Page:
Cornelia had never thought about it before; she did not try to pretend that she had; it seemed a little fantastic to her, but it flattered her to have him talk to her about it, and she liked his seriousness. He did not keep up the kind of banter with her that he did with Charmian; he did not pay her compliments, and she hated compliments from men.

Ludlow went off to speak to Mrs. Westley of something he saw her looking at; Charmian edged nearer to Cornelia. "I would give the world to be in your place. I never saw anything like it. Keep on looking just as you are! It's magnificent. Such color, and that queenly pose of the head! It would kill those Synthesis girls if they knew how he had been talking to you. My, if I could get anybody to be serious with me! Talk! Say something! Do you think its going to rain before we get home? His eyes keep turning this way, all the time; you can't see them, but they do. I am glad I brought my umbrella. Have you got your waterproof? I'm going to make you tell me every word he said when he came to see you yesterday; it'll be mean if you don't. No, I think I shall go up by the elevated, and then take the surface-car across. It's the most romantic thing I ever heard of. No, I don't believe it will be dark. Speak! Say something! You mustn't let me do all the talking; he'll notice."

Cornelia began to laugh, and Charmian turned away and joined Mrs. Westley and Ludlow, who were tilting outward some of the canvasses faced against the wall, and talking them over. Cornelia followed her, and they all four loitered over the paintings, luxuriously giving a glance at each, and saying a word or two about it. "Yes," Ludlow said, "sometimes I used to do three or four of them a day. I work more slowly now; if you want to get any thinking in, you've got to take time to it."

It was growing dark; Ludlow proposed to see them all home one after another. Mrs. Westley said no, indeed; the Broadway car, at the end of the second block, would leave her within three minutes of her door.

"And nothing could happen in three minutes," said Ludlow. "That stands to reason."

"And my one luxury is going home alone," said Charmian. "Mamma doesn't allow it, except to and from the Synthesis. Then I'm an art student and perfectly safe. If I were a young lady my life wouldn't be worth anything."

"Yes," Ludlow assented, "the great thing is to have some sort of business to be where you are."

"I know a girl who's in some of the charities, and she goes about at all hours of the night, and nobody speaks to her," said Charmian.

"Well, then," said Ludlow, "I don't see that there's anything for me to do, unless we all go together with Mrs. Wesley to get her Broadway car, and then keep on to the Elevated with you, Miss Maybough. Miss Saunders may be frightened enough then to let me walk to her door with her. A man likes to be of some little use in the world."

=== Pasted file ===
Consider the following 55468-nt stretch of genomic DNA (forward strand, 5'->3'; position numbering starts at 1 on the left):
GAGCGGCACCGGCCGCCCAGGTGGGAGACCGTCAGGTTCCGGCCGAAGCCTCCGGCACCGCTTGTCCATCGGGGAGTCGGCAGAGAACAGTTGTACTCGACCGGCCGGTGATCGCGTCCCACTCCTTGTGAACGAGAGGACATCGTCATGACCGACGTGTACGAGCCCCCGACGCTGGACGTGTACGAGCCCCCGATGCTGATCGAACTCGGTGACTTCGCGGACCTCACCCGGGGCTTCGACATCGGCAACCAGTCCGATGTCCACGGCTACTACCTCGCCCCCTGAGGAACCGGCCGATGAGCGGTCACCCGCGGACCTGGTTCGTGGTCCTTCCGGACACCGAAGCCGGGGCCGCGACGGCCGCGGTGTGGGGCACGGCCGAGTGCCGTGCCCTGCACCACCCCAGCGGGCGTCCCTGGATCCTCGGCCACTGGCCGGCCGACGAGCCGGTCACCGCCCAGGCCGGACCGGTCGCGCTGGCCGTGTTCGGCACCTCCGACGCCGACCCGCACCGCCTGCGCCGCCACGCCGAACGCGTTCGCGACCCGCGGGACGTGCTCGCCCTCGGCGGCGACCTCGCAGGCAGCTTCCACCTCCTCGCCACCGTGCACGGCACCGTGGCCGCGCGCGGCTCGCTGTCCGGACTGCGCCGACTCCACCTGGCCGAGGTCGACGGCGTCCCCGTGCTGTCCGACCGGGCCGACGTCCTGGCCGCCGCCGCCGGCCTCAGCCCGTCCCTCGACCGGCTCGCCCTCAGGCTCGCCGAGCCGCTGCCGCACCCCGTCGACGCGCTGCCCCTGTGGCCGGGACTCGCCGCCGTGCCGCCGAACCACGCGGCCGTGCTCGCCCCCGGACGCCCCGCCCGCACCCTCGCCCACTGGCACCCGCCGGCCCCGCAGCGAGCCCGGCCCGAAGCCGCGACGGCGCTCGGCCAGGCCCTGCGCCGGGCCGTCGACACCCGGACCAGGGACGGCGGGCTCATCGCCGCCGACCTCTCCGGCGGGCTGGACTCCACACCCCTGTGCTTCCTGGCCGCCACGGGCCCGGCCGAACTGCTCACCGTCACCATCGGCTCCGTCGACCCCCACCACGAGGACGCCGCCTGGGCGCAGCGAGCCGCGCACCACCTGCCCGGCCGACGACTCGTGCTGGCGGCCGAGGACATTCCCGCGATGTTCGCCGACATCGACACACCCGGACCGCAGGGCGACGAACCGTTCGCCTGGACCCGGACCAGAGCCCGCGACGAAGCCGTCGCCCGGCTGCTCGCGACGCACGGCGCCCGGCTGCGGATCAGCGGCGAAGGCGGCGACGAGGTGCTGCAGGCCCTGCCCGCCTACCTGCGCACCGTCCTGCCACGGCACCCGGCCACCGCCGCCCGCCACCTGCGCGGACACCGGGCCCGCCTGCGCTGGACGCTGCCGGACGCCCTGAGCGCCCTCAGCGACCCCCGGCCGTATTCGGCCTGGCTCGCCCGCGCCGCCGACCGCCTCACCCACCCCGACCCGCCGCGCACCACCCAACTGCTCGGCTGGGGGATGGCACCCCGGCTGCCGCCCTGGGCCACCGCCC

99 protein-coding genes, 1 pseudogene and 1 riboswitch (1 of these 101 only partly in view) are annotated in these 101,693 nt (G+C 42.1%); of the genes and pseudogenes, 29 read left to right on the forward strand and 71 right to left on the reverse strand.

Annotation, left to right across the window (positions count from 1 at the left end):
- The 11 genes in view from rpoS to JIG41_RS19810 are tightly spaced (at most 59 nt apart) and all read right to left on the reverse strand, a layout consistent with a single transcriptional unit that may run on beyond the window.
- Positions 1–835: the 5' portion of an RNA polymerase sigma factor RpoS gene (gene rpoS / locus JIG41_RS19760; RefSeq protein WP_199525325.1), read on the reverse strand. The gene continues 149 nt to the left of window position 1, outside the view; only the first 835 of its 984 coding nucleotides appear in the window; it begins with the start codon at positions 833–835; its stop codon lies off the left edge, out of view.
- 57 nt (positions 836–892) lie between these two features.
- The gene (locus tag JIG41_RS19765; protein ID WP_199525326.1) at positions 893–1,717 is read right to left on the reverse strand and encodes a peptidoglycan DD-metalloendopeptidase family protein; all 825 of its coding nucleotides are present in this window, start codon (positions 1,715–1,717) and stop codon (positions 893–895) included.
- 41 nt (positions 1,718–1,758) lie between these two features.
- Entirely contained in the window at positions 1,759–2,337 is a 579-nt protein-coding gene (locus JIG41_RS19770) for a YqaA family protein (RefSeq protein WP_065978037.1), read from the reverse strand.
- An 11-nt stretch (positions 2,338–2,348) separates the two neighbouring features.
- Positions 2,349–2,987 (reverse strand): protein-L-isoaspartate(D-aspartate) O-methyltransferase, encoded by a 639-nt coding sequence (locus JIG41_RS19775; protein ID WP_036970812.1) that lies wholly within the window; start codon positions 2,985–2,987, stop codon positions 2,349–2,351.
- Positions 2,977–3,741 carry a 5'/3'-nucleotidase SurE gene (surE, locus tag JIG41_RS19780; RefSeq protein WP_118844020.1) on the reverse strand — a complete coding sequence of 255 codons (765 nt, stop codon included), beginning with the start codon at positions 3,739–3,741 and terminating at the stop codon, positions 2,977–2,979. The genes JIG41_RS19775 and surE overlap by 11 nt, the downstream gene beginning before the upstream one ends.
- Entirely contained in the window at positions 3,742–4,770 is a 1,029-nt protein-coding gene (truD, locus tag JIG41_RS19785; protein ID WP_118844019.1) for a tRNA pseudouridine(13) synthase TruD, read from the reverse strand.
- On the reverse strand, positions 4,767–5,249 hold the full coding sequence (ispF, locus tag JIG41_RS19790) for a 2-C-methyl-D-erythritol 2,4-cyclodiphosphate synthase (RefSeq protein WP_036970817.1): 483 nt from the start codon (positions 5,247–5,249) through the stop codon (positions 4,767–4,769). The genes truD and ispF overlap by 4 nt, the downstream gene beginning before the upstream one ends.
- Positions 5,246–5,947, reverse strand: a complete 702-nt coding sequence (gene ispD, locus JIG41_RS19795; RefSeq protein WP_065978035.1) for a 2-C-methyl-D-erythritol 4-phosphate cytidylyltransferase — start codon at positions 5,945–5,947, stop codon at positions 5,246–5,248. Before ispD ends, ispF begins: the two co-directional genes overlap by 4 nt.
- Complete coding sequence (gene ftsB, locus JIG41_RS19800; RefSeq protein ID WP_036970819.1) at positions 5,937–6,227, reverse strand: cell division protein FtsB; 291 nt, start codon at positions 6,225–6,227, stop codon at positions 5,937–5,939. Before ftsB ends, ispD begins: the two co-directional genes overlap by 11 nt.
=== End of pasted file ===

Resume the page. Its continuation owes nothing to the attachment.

They had some mild fun about the weakness of Cornelia in needing an escort. She found it best to own that she did not quite know her way home, and was afraid to ask if she got puzzled.

Ludlow put out his spirit-lamp, which had been burning blue all the time, and embittering the tea in the kettle over it, and then they carried out their plan. Cornelia went before with Mrs. Westley, who asked her to come to her on her day, whenever she could leave her work for such a reckless dissipation. At the foot of the Elevated station stairs, where Charmian inflexibly required that they should part with her, in the interest of the personal liberty which she prized above personal safety, she embraced Cornelia formally, and then added an embrace of a more specific character, and whispered to her ear, "You're glorious!" and fled up the station stairs.

Cornelia understood that she was glorious because Mr. Ludlow was walking home with her, and that Charmian was giving the fact a significance out of all reason. They talked rather soberly, as two people do when a gayer third has left them, and they had little silences. They spoke of Charmian, and Cornelia praised her beauty and her heart, and said how everybody liked her at the Synthesis.

"Do they laugh at her a little, too?" Ludlow asked.


"She's rather romantic."

"Oh, I thought all girls were romantic."

"Yes? You're not."

"What makes you think so?" asked the girl. "I'm a great deal more romantic than is good for me. Don't you like romantic people? I do!"

"I don't believe I do," said Ludlow. "They're rather apt to make trouble. I don't mean Miss Maybough. She'll probably take it out in madly impossible art. Can she draw?"

Cornelia did not like to say what she thought of Charmian's drawing, exactly. She said, "Well, I don't know."

Ludlow hastened to say, "I oughtn't to have asked that about your friend."

"We're both in the Preparatory, you know," Cornelia explained. "I think Charmian has a great deal of imagination."

"Well, that's a good thing, if it doesn't go too far. Fortunately it can't, in the Preparatory."

At her door Cornelia did not know whether to ask him in, as she would have done in Pymantoning; she ended by not even offering him her hand; but he took it all the same, as if he had expected her to offer it.

William Dean Howells